I see life as like being attacked by a bear. You can run, you can pretend to be dead, or you can make yourself bigger.
Doubt is what drives me, the nervousness that I don’t have it anymore. There’s nothing a coach or anyone can say to me that’s more powerful than my own fear that I can’t do it anymore.
Fear and defensiveness, the architects of so many of our lowest moments.
It was a really small study. I wouldn’t necessarily read too much into it. But its results sum up the entire high-school experience, in my view: mistaking people’s fear for something else.
Reminds me of Mark Oppenheimer on running:
Like adolescents, distance runners have rivalries only with themselves.
I got through high school relatively unscathed, I think, but I think it was probably dumb luck.
Art thou afeard
To be the same in thine own act and valour
As thou art in desire? Wouldst thou have that
Which thou esteem’st the ornament of life,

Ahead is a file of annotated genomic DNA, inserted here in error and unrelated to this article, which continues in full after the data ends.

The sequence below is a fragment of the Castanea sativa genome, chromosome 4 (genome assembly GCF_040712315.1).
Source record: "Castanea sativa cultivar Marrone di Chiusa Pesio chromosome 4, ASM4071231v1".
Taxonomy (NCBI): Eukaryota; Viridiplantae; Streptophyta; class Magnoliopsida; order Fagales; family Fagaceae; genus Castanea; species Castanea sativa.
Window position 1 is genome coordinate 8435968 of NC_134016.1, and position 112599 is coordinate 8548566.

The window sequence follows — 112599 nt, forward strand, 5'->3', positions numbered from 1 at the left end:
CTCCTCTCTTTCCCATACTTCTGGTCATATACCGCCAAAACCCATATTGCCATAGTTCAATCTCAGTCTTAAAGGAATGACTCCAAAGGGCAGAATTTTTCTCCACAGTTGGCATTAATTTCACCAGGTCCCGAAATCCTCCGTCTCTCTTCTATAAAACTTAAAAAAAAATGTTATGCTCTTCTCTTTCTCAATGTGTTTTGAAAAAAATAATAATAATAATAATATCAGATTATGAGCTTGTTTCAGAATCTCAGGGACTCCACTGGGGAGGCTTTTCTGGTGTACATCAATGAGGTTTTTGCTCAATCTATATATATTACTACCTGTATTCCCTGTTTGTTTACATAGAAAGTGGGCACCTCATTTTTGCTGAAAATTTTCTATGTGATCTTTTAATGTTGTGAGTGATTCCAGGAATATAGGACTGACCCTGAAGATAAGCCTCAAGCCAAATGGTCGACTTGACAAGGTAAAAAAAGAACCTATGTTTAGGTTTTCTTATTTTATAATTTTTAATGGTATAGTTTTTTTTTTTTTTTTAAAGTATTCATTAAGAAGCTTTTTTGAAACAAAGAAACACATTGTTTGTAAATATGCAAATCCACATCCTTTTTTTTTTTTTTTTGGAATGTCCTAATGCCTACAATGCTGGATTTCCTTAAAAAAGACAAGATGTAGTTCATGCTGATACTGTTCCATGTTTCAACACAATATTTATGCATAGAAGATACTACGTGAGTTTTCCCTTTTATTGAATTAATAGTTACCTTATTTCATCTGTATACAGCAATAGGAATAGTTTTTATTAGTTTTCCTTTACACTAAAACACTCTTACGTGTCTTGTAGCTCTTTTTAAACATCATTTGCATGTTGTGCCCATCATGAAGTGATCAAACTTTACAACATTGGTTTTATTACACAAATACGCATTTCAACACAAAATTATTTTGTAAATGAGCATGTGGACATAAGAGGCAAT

And live a coward in thine own esteem,
Letting ‘I dare not’ wait upon ‘I would’?
Lord let me suffer much
and then die
Let me walk through silence
and leave nothing behind not even fear
Make the world continue
let the ocean kiss the sand just as before
Let the grass stay green
so that the frogs can hide in it
so that someone can bury his face in it
and sob out his love
Make the day rise brightly
as if there were no more pain
And let my poem stand clear as a windowpane
bumped by a bumblebee’s head
Compulsive avoidance of embarrassment is a form of suicide.
He who bestows all of his time on his own needs, who plans out every day as if it were his last, neither longs for nor fears the morrow. For what new pleasure is there that any hour can now bring? They are all known, all have been enjoyed to the full.
“A theory within psychology that focuses on the implicit emotional reactions of people that occur when confronted with the psychological terror of knowing we will eventually die.”
The important point is this: Evolution seems to have favored inaction over action. E.g., don’t get too close to those people — they might be dangerous! Don’t do that — they might laugh at me! Our limbic system — the emotional center responsible for an embarrassingly high percentage of our behavior — has yet to learn that in the industrial age with market economies and unprecedented levels of absolute wealth, people aren’t so dangerous.